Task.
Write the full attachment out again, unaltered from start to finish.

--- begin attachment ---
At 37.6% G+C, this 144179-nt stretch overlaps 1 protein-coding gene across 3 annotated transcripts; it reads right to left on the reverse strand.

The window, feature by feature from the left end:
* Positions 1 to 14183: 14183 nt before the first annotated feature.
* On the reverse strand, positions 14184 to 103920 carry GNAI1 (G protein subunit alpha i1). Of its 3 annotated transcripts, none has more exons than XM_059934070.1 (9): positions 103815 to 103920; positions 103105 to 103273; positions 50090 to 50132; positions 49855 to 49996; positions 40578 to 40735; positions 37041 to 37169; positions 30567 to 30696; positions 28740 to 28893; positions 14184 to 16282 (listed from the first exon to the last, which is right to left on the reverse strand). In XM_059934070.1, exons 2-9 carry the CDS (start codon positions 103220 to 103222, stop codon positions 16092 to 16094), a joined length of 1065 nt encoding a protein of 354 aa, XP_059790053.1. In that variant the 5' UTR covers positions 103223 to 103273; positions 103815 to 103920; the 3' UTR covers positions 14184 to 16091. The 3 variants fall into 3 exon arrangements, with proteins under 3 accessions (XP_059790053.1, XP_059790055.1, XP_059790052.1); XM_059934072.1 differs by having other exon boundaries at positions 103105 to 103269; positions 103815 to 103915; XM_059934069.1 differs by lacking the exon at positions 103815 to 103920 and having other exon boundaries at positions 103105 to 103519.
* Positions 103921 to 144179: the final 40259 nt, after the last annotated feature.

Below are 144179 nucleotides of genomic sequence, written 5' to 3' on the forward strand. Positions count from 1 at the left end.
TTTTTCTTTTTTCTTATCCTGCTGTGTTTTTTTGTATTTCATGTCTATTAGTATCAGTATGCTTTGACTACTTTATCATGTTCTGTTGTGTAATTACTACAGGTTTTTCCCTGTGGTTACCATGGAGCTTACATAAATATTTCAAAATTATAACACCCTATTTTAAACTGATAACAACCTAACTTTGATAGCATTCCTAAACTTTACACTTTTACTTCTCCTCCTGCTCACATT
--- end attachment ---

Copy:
At 37.6% G+C, this 144179-nt stretch overlaps 1 protein-coding gene across 3 annotated transcripts; it reads right to left on the reverse strand.

The window, feature by feature from the left end:
* Positions 1 to 14183: 14183 nt before the first annotated feature.
* On the reverse strand, positions 14184 to 103920 carry GNAI1 (G protein subunit alpha i1). Of its 3 annotated transcripts, none has more exons than XM_059934070.1 (9): positions 103815 to 103920; positions 103105 to 103273; positions 50090 to 50132; positions 49855 to 49996; positions 40578 to 40735; positions 37041 to 37169; positions 30567 to 30696; positions 28740 to 28893; positions 14184 to 16282 (listed from the first exon to the last, which is right to left on the reverse strand). In XM_059934070.1, exons 2-9 carry the CDS (start codon positions 103220 to 103222, stop codon positions 16092 to 16094), a joined length of 1065 nt encoding a protein of 354 aa, XP_059790053.1. In that variant the 5' UTR covers positions 103223 to 103273; positions 103815 to 103920; the 3' UTR covers positions 14184 to 16091. The 3 variants fall into 3 exon arrangements, with proteins under 3 accessions (XP_059790053.1, XP_059790055.1, XP_059790052.1); XM_059934072.1 differs by having other exon boundaries at positions 103105 to 103269; positions 103815 to 103915; XM_059934069.1 differs by lacking the exon at positions 103815 to 103920 and having other exon boundaries at positions 103105 to 103519.
* Positions 103921 to 144179: the final 40259 nt, after the last annotated feature.

Below are 144179 nucleotides of genomic sequence, written 5' to 3' on the forward strand. Positions count from 1 at the left end.
TTTTTCTTTTTTCTTATCCTGCTGTGTTTTTTTGTATTTCATGTCTATTAGTATCAGTATGCTTTGACTACTTTATCATGTTCTGTTGTGTAATTACTACAGGTTTTTCCCTGTGGTTACCATGGAGCTTACATAAATATTTCAAAATTATAACACCCTATTTTAAACTGATAACAACCTAACTTTGATAGCATTCCTAAACTTTACACTTTTACTTCTCCTCCTGCTCACATT